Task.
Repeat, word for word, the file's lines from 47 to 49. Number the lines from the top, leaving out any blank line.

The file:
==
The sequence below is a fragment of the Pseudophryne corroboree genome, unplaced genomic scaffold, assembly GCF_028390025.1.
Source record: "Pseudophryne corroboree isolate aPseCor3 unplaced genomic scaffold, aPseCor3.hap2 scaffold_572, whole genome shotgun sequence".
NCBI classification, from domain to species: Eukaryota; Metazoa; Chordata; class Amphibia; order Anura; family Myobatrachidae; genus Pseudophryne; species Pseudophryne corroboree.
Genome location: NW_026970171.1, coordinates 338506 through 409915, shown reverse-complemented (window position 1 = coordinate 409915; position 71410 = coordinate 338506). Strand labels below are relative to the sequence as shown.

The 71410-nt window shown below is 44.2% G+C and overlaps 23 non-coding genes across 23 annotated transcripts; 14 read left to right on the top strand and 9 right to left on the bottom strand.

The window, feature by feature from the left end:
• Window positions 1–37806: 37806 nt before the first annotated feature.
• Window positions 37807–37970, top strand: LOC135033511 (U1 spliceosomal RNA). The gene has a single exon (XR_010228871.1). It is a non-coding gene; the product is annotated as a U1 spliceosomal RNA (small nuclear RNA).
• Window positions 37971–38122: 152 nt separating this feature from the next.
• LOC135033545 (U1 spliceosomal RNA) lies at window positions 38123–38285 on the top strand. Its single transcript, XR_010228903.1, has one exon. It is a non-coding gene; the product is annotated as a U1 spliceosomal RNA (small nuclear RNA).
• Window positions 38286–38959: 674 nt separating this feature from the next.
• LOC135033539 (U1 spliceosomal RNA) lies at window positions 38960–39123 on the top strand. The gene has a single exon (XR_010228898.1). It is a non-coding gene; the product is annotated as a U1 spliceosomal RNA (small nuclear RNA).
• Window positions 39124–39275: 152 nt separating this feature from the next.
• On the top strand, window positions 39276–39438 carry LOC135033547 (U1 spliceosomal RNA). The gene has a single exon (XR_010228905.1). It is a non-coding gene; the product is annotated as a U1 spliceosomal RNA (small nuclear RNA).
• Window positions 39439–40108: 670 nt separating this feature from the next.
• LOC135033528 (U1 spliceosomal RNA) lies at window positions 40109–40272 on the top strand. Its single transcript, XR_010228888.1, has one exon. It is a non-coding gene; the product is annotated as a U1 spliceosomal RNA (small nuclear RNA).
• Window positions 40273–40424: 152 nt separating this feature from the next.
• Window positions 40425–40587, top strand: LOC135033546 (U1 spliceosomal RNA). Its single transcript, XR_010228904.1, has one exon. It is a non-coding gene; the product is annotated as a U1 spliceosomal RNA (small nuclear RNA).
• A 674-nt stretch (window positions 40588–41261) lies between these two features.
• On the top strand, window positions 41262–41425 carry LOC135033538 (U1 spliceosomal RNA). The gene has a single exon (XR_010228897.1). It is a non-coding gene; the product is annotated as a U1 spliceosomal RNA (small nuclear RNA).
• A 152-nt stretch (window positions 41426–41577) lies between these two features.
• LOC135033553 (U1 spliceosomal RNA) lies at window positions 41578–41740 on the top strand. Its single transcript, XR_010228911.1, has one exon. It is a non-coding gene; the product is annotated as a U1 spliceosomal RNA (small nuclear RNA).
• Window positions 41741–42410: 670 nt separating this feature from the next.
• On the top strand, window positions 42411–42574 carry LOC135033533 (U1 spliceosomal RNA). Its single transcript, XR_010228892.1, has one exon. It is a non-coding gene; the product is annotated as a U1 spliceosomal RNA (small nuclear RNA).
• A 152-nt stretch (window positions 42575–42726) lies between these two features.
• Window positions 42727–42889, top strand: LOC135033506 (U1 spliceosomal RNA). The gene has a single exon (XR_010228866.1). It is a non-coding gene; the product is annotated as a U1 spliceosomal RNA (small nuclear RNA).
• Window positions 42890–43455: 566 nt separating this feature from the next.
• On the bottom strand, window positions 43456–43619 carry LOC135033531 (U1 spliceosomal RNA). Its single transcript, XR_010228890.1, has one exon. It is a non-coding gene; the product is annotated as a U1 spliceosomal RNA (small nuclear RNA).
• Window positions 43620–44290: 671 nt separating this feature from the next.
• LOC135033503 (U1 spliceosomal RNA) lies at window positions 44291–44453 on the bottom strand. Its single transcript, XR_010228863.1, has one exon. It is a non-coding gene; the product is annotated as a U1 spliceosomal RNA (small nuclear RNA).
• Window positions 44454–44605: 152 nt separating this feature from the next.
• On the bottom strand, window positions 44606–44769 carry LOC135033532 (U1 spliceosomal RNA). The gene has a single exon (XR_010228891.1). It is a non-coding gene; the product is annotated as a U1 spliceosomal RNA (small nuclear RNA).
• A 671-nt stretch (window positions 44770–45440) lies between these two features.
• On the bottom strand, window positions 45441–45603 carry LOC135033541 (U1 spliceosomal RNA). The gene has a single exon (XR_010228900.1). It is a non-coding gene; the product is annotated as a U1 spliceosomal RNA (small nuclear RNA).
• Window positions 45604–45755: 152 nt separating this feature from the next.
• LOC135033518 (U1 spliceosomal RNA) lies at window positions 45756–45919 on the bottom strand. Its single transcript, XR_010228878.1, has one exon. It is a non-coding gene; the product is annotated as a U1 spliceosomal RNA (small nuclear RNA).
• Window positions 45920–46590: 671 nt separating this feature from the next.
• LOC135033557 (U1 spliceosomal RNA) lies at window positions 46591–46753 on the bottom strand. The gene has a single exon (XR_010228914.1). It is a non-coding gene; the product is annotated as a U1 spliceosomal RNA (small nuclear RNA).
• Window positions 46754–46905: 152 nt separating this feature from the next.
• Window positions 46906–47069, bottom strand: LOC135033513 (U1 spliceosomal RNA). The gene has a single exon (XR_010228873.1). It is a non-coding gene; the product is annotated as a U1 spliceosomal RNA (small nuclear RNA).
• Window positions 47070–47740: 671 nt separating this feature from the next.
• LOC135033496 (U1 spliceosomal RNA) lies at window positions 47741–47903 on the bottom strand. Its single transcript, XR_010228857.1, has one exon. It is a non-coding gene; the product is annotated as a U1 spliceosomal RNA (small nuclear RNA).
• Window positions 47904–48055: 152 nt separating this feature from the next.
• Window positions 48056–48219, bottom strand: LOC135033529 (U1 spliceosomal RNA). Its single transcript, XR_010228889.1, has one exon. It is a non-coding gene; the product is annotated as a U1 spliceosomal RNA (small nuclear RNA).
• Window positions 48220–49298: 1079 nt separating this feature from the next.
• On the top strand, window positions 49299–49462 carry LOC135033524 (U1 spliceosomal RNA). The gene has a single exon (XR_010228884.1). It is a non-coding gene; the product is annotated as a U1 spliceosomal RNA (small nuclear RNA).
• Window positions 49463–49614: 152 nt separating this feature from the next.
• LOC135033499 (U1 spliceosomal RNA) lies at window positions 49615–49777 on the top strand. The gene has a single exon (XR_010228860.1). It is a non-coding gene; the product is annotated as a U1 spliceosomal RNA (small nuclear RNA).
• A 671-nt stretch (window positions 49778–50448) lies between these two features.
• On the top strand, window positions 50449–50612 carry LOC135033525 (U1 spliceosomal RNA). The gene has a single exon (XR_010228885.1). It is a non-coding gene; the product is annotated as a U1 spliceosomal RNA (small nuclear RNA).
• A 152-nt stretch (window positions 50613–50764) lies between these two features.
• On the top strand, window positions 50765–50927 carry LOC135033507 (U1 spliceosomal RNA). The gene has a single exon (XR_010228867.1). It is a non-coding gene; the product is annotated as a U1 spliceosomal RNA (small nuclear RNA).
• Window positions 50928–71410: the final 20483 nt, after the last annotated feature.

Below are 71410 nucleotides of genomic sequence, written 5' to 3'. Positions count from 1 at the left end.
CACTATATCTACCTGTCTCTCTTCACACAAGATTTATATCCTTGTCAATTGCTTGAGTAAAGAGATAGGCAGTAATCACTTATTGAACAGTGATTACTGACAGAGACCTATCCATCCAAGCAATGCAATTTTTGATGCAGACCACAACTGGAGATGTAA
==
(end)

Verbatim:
• Window positions 49463–49614: 152 nt separating this feature from the next.
• LOC135033499 (U1 spliceosomal RNA) lies at window positions 49615–49777 on the top strand. The gene has a single exon (XR_010228860.1). It is a non-coding gene; the product is annotated as a U1 spliceosomal RNA (small nuclear RNA).
• A 671-nt stretch (window positions 49778–50448) lies between these two features.